LifesavR 2022

Ben Whalley, Chris Berry, Sonja Heinz, Paul Sharpe, Andy Wills

LifesaveR is a short course in statistics and data visualisation using R.

Overview

Learning R is a bit like learning a martial art. Yes, this analogy is clichéd, but we think the parallels are real. Learning a martial art goes something like this:

  • As a novice you learn basic movements and techniques for self defence. If an attacker behaves as you expect you can block or counter-attack. But if something unexpected happens you might be confused or overwhelmed.
  • As you gain expertise you learn general principles of movement and strategies to attack or defend. These let you to respond flexibly — so when things don’t unfold as you expect you are able to adapt and make good decisions. As you practice you get stronger and can be more effective.
  • Finally, you become a master. You begin to see connections between techniques and can suggest new combinations or patterns to break through even sophisticated defences.

This is a lot like learning R.

  • To begin with we show you the basics, but if your data aren’t in the right format, or something unexpected happens you can end up getting stuck. You make basic errors of style or form which leave you vulnerable.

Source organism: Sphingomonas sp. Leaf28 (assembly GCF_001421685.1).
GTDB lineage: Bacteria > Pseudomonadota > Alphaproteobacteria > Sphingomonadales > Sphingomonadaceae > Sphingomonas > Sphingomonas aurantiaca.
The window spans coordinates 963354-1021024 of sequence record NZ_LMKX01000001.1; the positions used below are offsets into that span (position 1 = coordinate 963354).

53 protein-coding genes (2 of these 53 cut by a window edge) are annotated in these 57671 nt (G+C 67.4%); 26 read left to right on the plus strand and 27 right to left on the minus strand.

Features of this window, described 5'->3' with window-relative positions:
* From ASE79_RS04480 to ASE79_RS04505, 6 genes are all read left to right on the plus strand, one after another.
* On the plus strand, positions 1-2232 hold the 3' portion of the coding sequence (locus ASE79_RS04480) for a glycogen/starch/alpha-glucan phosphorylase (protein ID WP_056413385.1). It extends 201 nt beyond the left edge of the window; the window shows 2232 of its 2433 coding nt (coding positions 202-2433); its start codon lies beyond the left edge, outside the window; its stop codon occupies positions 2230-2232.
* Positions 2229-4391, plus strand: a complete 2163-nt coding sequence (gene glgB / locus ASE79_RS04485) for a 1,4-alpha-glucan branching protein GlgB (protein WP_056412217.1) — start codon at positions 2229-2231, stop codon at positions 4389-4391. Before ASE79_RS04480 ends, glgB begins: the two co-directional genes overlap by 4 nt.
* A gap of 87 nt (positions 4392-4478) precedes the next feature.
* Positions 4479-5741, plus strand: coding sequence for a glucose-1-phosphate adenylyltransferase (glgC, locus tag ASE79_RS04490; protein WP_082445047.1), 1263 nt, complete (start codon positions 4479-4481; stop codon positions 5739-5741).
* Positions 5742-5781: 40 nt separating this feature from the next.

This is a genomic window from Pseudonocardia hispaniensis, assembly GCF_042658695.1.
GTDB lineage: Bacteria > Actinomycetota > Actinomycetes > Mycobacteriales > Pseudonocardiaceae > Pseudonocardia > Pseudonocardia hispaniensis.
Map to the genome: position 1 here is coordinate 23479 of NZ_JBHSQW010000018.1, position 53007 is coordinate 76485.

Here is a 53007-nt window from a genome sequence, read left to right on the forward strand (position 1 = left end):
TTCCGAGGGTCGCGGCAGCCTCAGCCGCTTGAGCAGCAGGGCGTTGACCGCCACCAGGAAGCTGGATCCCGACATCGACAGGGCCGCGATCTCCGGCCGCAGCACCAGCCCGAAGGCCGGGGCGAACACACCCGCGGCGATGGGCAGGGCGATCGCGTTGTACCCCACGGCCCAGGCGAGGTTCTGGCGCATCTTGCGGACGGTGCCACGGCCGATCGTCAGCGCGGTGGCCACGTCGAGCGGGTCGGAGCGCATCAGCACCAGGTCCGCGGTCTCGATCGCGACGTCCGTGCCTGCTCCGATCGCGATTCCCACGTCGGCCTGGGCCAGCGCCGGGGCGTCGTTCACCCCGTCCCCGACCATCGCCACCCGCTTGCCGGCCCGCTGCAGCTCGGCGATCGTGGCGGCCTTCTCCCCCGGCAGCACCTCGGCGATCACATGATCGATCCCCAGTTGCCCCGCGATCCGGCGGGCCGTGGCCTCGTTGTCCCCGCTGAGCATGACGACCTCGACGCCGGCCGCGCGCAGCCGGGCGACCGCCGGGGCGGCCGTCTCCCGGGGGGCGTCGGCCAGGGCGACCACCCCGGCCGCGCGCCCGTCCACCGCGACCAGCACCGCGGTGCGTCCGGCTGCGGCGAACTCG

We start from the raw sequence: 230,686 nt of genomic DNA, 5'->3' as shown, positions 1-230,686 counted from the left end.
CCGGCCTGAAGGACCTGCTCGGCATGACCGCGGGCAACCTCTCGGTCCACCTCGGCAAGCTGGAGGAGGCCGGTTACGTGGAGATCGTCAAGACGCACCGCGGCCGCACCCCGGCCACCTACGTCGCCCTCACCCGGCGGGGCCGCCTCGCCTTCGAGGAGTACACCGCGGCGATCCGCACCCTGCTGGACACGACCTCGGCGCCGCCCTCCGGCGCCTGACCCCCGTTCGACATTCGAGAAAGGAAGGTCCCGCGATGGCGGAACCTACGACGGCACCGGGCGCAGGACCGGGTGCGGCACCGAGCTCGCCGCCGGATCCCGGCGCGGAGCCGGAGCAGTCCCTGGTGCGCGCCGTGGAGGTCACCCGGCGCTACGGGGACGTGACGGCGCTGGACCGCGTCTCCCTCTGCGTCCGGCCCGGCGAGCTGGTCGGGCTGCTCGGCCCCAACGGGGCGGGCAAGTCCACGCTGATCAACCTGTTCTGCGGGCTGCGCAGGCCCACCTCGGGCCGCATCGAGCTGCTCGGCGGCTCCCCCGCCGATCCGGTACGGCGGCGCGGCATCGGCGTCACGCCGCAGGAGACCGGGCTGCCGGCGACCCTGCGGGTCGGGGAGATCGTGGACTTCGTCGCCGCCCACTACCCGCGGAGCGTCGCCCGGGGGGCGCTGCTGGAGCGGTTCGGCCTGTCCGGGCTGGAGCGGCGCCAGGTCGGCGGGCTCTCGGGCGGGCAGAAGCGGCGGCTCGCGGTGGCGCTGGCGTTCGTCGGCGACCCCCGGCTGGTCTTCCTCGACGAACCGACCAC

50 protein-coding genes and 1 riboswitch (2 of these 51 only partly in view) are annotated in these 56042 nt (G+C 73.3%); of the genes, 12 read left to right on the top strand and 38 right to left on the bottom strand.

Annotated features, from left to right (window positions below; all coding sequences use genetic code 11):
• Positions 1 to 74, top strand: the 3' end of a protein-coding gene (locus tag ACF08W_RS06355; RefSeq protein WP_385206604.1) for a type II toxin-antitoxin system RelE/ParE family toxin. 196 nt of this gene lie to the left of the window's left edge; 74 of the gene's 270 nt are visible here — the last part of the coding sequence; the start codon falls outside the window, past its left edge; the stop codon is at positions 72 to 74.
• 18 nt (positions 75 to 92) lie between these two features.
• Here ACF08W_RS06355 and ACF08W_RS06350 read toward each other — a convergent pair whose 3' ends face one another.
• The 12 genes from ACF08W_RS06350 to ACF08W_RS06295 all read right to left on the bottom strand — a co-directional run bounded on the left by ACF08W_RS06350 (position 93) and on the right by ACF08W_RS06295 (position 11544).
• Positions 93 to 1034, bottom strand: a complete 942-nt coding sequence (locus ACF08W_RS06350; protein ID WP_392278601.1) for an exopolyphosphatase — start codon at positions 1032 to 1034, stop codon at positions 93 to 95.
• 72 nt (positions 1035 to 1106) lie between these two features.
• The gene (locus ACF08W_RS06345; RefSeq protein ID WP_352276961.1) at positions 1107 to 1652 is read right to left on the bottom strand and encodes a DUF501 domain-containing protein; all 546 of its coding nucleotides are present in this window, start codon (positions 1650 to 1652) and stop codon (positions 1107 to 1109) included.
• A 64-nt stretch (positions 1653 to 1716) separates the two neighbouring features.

• In this course we aim to teach general principles for working with data. Over time you will develop understanding and expertise that lets you combine techniques to solve new problems. With repeated practice your skills are honed and you gain strength.
  • Later in your degree, and if you continue using R in your own work, you might develop mastery and really start to understand the core principles involved, solving problems in creative ways.

Practice makes perfect

One final way R and martial arts are similar is that there’s no substitute for practice. It’s simply not possible to ‘fake it’.

In martial arts, a blow to the head is direct and effective feedback that your basic skills like blocking or footwork need practice. In R, error messages and broken code can feel similarly unforgiving. The solution (in both cases) is to use failures constructively: ensure the basics are correct, and continue to train!

Mindset matters

You might ask what you can do to succeed on this course and make the most of your training.

Based on what we’ve observed in previous cohorts, the following attributes and approaches are what seem to us to correlate with success.

  • Go slow, be steady. Don’t move on until you’ve understood each section. It’s not a race or a competition with your peers (even if workshops can feel that way).

  • Be consistent. If you feel you might be slower than other students with this material allocate time to study outside of workshops now. Don’t leave work until the end of the year — we will be adding new material each week, so this is a recipe for falling behind.